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For Release: Friday, July 20, 2012

DEC Honors Two Photographers for Year of the Forest Photos

The New York State Department of Environmental Conservation (DEC)'s Region 7/Central New York, will honor two photographers from the central New York region who are recent winners in the DEC's "Year of the Forest" photography contest at Charles E. Baker State Forest on July 30, 2012 at 2:30 p.m. Wells Horton of Sherburne is the winner in the "Commissioner's Choice" category for his photo of morning light streaming through the trees at Charles E. Baker State Forest, in Brookfield, Madison County. Michael Fey of Chittenango is the winner in the "Forest Products" category for his photo of two silhouetted Adirondack chairs facing Raquette Lake at sunrise in Hamilton County.

Regional Director Ken Lynch noted, "Wells Horton and Michael Fey have captured two unique scenes which aptly convey the beauty and serenity of New York State's forests. Photos like these remind us of the many reasons we seek to preserve and manage open space lands."

Governor Andrew Cuomo declared 2011 as the Year of Forests because of the importance that forests play in the life of all New Yorkers. The United Nations also declared 2011 to be the International Year of Forests to raise awareness on issues of sustainable management, conservation and sustainable development of all types of forests.

As part of these efforts, DEC sponsored a photography contest to increase awareness of and appreciation for all types of forests - urban and rural, large and small, public and privately owned - across the state. More than 600 photographs were submitted as part of the contest, and six winners were recently chosen, one from each of the following categories: Nature, Enjoying the Forest, Trees Where We Live, Forest Products, State-Owned Forests and the Commissioner's Choice. Other winners in the contest were Joanne Hihn for Fiddleheads in the Forest, Nature Category; Michael Linse for Fishing the Mist, Enjoying the Forest Category; Michael Linse for Home, Trees Where We Live Category; and Wayne Jones for Forever Wild, State-Owned Forest Category.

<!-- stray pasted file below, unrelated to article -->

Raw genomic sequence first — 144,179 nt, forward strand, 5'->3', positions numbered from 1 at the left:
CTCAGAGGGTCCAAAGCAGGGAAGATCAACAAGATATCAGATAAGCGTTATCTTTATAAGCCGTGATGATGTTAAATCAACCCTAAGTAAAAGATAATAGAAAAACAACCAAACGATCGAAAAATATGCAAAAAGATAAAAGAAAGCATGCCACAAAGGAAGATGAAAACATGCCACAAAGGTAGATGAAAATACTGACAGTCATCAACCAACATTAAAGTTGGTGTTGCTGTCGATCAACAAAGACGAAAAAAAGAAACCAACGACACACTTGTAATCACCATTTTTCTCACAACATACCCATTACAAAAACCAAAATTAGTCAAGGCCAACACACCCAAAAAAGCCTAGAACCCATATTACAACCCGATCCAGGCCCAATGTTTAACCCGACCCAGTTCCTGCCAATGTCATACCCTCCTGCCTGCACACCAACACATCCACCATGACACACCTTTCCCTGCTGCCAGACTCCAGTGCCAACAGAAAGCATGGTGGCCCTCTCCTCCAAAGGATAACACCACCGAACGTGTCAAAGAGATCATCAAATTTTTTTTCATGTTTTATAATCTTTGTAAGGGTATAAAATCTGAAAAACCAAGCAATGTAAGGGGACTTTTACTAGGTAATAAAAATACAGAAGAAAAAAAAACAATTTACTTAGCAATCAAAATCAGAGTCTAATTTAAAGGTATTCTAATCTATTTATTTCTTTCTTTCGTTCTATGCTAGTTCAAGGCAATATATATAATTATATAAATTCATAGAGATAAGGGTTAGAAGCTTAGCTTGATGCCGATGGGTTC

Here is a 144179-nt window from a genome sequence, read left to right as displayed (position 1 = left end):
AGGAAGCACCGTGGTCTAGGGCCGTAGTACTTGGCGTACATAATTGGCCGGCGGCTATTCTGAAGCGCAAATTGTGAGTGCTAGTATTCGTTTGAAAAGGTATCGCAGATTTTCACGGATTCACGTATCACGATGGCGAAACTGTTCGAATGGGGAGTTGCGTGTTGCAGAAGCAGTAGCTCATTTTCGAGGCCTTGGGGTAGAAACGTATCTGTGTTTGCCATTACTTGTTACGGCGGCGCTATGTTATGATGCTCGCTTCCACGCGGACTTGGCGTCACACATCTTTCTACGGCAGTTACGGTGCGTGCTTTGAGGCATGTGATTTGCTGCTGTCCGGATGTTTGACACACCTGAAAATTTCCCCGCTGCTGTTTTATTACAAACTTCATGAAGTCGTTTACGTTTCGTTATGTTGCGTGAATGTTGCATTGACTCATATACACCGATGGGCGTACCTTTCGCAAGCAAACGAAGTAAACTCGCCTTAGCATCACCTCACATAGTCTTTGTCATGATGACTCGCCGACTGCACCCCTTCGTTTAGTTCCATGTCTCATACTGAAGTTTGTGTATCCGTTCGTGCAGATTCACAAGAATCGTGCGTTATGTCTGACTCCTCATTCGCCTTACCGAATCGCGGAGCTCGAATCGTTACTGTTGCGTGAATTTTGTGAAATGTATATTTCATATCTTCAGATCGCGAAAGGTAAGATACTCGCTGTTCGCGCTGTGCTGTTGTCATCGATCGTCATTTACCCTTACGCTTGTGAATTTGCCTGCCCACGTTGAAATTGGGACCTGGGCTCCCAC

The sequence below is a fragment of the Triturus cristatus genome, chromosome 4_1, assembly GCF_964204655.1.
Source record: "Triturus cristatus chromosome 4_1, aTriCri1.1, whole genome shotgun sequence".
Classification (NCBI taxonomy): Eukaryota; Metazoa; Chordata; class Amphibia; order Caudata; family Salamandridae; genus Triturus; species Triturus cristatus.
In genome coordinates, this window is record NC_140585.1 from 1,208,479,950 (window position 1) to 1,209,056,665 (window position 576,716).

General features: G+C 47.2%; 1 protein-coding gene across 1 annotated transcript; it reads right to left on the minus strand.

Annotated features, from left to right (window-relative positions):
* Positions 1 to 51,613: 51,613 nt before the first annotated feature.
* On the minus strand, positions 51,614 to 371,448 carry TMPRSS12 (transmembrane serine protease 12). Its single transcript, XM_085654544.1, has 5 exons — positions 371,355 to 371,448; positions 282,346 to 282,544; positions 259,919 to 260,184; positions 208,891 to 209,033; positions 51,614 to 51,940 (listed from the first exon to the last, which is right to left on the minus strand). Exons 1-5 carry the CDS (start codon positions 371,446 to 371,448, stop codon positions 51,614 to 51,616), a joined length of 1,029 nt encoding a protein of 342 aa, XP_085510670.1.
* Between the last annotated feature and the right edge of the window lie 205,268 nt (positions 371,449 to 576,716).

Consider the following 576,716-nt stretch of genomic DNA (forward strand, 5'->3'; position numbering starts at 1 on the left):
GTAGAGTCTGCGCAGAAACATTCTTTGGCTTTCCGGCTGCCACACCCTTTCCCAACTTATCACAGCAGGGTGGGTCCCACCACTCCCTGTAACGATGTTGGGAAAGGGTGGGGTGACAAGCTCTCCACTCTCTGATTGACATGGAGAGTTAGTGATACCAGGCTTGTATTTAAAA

Forests are an essential part of our landscape. The five most forest-rich countries, Russia, Brazil, Canada, the United States and China, account for more than half of the total forest area in the world. They cover 31 percent of the total global land area and are home to more 300 million people around the world. In addition forests house 80 percent of our terrestrial biodiversity. More than one-quarter of modern medicines originate from tropical forest plants and over 40 percent of the world's oxygen is produced by rainforests. Our forests also store more than one trillion tons of carbon.

Economically forests are important as well. The livelihood of more than 1.6 billion people depends on forests, and more than 60 million people are employed by forest-based industries. The annual value of wood removed from forests is estimated to be more than $100 billion. Unfortunately, 13 million hectares or 32.5 million acres, roughly the size of NYS , of forest continue to be lost each year. Deforestation accounts for 12 to 20 percent of the global greenhouse gas emissions that contribute to global warming.

All photography winners will receive an enlarged and framed version of their photograph, a year's subscription to the DEC's Conservationist magazine and a weekend stay at a DEC campground. See photos of this year's winner's, as well as runner ups in each category.

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